To start, I always open the Essential Graphics Panel, which is the hub for working with text and graphics. I simply go to the Window menu at the top and make sure Essential Graphics is checked. In this panel, you can browse various Motion Graphics templates, if you’re looking for a quick start, or begin creating your text from scratch.

Utilizing the Type Tool

Next up, it’s time to put the words on the screen. I use the Type Tool (T) to click on my program monitor where I want my text to appear. Instantly, a Text Box pops up, and I type in my desired title. This plain text is a blank canvas, and it’s where the transformation begins.

Customizing Text Properties

With my text selected, I work my magic in the Edit tab within the Essential Graphics Panel. Here’s where the style comes to life:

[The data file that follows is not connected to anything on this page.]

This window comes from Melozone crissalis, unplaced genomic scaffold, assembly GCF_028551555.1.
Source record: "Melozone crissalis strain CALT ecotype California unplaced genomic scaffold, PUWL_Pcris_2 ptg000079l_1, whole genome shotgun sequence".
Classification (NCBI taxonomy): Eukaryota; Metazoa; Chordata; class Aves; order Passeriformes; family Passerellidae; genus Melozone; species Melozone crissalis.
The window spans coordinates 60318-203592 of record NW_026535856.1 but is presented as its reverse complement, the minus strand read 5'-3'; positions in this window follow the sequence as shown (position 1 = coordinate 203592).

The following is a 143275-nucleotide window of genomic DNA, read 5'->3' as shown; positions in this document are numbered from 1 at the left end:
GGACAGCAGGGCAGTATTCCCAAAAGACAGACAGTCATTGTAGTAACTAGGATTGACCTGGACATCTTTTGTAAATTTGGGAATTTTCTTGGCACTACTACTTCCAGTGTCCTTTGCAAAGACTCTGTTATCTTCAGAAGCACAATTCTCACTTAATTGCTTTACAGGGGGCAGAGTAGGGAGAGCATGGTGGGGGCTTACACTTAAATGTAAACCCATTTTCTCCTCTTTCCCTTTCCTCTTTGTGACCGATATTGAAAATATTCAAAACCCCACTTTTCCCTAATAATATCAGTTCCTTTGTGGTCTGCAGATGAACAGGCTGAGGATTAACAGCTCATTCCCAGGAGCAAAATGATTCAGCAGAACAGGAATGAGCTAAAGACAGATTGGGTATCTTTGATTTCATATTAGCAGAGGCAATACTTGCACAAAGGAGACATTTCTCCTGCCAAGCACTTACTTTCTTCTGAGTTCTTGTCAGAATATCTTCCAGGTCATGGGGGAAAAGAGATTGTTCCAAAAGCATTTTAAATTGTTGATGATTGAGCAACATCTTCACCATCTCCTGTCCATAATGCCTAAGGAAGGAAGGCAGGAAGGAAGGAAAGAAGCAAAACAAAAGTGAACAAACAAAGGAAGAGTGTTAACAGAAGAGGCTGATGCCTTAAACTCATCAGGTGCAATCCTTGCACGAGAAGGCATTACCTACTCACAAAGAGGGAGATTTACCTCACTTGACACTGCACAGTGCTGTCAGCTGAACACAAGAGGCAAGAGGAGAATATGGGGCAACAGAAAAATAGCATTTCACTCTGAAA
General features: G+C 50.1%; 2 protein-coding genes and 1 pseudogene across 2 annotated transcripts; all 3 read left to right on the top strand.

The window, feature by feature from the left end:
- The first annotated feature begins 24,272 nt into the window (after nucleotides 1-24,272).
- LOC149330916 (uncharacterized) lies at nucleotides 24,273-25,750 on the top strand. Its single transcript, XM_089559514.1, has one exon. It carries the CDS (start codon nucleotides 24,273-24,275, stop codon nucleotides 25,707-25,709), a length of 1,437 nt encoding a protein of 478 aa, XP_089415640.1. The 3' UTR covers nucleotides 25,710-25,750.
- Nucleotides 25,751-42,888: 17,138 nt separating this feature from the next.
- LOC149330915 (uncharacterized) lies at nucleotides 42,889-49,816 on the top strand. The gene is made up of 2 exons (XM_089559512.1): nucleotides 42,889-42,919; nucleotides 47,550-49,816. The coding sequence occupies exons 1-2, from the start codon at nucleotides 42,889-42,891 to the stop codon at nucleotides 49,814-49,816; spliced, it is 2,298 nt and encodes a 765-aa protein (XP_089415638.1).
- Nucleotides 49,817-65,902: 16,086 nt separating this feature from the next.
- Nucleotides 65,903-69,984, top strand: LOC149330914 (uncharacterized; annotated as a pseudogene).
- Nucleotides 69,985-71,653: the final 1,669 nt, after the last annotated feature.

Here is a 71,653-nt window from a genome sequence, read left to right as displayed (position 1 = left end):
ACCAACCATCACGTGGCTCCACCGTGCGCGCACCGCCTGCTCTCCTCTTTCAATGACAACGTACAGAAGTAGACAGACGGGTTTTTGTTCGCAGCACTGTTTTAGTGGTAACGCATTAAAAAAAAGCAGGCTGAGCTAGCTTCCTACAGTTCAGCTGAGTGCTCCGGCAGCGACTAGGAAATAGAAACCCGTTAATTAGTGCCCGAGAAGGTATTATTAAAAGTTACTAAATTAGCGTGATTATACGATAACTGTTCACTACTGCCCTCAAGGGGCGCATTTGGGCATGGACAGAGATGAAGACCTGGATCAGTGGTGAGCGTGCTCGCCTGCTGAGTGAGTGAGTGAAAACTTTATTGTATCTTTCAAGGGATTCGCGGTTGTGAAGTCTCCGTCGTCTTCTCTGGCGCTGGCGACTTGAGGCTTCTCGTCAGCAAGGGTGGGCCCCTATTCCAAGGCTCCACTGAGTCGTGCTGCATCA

• Font: I select my font from a dropdown, choosing the one that best matches the mood of my project.
  • Font Style & Size: For emphasis, I tweak the style and size.
  • Color: I pick a color that stands out against my background, ensuring readability.
  • Alignment: Proper alignment is crucial; left, center, or right can dramatically affect the layout.
  • Animation: If I’m feeling fancy, I may add a bit of animation using keyframes in the Effect Controls panel.

Customizing these properties lets me tailor the message and aesthetic to the video’s needs, making the titles an integral part of the storytelling process.

Enhancing Your Titles

When I add titles to a video in Premiere Pro, I love to give them a little extra flair. Using just right effects and animations, I can make my text pop and maintain the viewer’s attention.

Applying Effects and Transitions

For starters, I often use the Effects panel to add some visual interest to my titles. Here’s how I do it: